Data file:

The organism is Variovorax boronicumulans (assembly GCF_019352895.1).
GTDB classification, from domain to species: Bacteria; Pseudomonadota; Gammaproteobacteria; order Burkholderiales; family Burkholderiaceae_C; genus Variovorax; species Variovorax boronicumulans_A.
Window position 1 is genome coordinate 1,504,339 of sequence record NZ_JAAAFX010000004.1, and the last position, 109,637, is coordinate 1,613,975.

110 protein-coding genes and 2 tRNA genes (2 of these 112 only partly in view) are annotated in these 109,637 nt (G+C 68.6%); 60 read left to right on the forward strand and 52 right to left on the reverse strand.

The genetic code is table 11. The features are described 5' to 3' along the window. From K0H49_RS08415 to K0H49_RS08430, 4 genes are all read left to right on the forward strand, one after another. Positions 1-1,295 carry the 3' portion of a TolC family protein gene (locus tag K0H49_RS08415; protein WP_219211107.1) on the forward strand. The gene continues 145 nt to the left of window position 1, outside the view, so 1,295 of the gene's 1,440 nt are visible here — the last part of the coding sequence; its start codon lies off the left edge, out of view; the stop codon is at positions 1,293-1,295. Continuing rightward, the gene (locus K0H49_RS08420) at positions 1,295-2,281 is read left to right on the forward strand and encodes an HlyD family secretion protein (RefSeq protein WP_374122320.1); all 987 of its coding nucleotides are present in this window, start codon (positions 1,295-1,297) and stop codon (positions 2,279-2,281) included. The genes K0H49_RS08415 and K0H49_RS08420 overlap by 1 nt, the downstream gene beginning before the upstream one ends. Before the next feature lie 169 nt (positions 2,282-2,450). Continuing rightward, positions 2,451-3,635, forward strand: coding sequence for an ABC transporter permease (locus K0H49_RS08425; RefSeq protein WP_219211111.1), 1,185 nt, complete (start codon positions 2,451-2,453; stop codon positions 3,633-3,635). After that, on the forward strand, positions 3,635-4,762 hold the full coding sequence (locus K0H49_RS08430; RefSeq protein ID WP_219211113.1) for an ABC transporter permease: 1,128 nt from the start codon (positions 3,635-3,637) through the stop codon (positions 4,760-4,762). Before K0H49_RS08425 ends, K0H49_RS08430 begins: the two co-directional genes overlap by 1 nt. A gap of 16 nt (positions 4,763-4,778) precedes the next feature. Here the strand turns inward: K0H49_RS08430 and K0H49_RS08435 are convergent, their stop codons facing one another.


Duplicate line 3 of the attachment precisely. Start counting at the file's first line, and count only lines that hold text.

Window position 1 is genome coordinate 1,504,339 of sequence record NZ_JAAAFX010000004.1, and the last position, 109,637, is coordinate 1,613,975.